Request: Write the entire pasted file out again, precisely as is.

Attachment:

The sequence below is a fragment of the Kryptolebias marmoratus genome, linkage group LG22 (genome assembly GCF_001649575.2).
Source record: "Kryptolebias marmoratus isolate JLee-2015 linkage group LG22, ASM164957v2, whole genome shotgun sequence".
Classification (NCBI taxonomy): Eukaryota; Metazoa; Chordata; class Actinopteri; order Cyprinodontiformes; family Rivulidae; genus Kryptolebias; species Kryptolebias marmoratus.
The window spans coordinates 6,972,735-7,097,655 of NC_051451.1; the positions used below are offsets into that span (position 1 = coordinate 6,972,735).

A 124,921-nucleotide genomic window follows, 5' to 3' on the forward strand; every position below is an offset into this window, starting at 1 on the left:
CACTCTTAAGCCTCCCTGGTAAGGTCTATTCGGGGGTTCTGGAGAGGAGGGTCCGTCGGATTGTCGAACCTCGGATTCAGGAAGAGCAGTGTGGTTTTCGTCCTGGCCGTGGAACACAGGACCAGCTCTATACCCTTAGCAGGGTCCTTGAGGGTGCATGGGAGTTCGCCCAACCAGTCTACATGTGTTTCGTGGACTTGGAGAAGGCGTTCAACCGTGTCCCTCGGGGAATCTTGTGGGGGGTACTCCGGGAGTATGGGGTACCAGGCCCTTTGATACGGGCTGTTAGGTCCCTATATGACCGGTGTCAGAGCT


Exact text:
The sequence below is a fragment of the Kryptolebias marmoratus genome, linkage group LG22 (genome assembly GCF_001649575.2).
Source record: "Kryptolebias marmoratus isolate JLee-2015 linkage group LG22, ASM164957v2, whole genome shotgun sequence".
Classification (NCBI taxonomy): Eukaryota; Metazoa; Chordata; class Actinopteri; order Cyprinodontiformes; family Rivulidae; genus Kryptolebias; species Kryptolebias marmoratus.
The window spans coordinates 6,972,735-7,097,655 of NC_051451.1; the positions used below are offsets into that span (position 1 = coordinate 6,972,735).

A 124,921-nucleotide genomic window follows, 5' to 3' on the forward strand; every position below is an offset into this window, starting at 1 on the left:
CACTCTTAAGCCTCCCTGGTAAGGTCTATTCGGGGGTTCTGGAGAGGAGGGTCCGTCGGATTGTCGAACCTCGGATTCAGGAAGAGCAGTGTGGTTTTCGTCCTGGCCGTGGAACACAGGACCAGCTCTATACCCTTAGCAGGGTCCTTGAGGGTGCATGGGAGTTCGCCCAACCAGTCTACATGTGTTTCGTGGACTTGGAGAAGGCGTTCAACCGTGTCCCTCGGGGAATCTTGTGGGGGGTACTCCGGGAGTATGGGGTACCAGGCCCTTTGATACGGGCTGTTAGGTCCCTATATGACCGGTGTCAGAGCT